Montreal Cognitive Assessment (MoCA) population-based study of Russian elderly


Oksana Makeeva, Valentina Markova, Irina Zhukova, Zarui Melikyan, Larisa Minaycheva, Stepan Buikin, Elena Osinova, Marina Abushaeva, Olga Botkina, Nelly Musina, Elena Starinskaya, Natalia Zhukova, Yuka Maruyama, Michelle McCart, Heather MacDonald, Lawrence Whitley, Heather Romero, Kathleen Hayden, Brenda Plassman, Kathleen Welsh-Bohmer: Montreal Cognitive Assessment (MoCA) population-based study of Russian elderly // Alzheimer's & Dementia: The Journal of the Alzheimer's Association. Volume 8, Issue 4, Supplement, Page S773, July 2012


The Montreal Cognitive Assessment (MoCA) is a widely used cognitive screening tool for Mild Cognitive Impairment (MCI) and early Alzheimer's disease (AD). However, there are no published population-based studies to guide its use with Russian populations. The aim of the current study was to investigate the impact of demographic variables on MoCA total score, and to describe its use as a screening tool for AD prevention studies in an urban population of older adults from Tomsk, Russia.


Volunteers (N=1377) aged 60-89 years were identified using a centralized medical care system database. Subjects were asked by phone to participate in a pre-screening study for a future primary prevention clinical trial. Participants were administered the Russian translation of the MoCA, and specifically asked if they would consider participating in a pharmacological trial for the prevention of AD.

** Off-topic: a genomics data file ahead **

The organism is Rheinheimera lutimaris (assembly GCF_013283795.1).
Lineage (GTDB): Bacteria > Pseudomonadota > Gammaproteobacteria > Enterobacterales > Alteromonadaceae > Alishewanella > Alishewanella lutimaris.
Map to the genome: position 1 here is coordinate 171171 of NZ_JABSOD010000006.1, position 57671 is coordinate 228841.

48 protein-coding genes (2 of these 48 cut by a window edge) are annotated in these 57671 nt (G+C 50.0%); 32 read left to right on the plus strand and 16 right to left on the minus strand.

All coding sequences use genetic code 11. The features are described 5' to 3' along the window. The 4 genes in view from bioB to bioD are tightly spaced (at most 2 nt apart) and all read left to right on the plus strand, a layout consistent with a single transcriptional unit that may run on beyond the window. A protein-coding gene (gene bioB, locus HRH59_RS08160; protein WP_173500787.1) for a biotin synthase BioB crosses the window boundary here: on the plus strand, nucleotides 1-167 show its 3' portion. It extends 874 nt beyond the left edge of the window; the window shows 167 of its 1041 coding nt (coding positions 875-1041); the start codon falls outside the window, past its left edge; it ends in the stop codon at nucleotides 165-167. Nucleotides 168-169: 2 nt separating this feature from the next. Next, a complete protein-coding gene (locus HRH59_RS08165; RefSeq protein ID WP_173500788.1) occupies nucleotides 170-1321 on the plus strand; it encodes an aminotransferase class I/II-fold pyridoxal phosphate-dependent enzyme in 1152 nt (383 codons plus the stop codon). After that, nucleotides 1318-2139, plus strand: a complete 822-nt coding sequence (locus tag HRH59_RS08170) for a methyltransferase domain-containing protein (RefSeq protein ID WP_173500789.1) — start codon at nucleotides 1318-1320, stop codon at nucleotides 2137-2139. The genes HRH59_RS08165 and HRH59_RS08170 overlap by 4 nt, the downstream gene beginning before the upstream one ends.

No significant differences in MoCA total score were found between men (N=350) and women (N=1027). Lower education was associated with poorer performance on MoCA total scores. Those with less than high school education had the lowest total MoCA scores (17.8±0.3), followed by high school graduates (21.7±0.3), those with some college (21.5±0.2), college graduates (22.9±0.1), and those with a graduate degree (23.7±0.4), p<0.0001. Older age was associated with poorer performance on MoCA total scores. Individuals aged 83-89 years (n=38) had the lowest MoCA total scores (19.2±0.6), followed by ages 79-82, 19.7±0.4 (n=90), ages 73-78, 20.8±0.2 (n=383), and ages 67-72, 22.01±0.2 (n=501); ages 60-66 performed best, 23.3±0.2 (n=365), p<0.0001. Most participants (93%) expressed interest in participating in a pharmacological, primary prevention clinical trial. There were no differences in interest based on gender or total MoCA score. However, individuals in the oldest age band were less likely to express interest (95% of 60-66 year-olds and 82% of 83-89 year-olds, p<0.0001).


The MoCA was a useful screening tool in a Russian elderly population, though education and age should be considered when using the MoCA to screen for clinical trials. The methods used in this study can be effective to recruit older Russian adults for pharmacological prevention trials.

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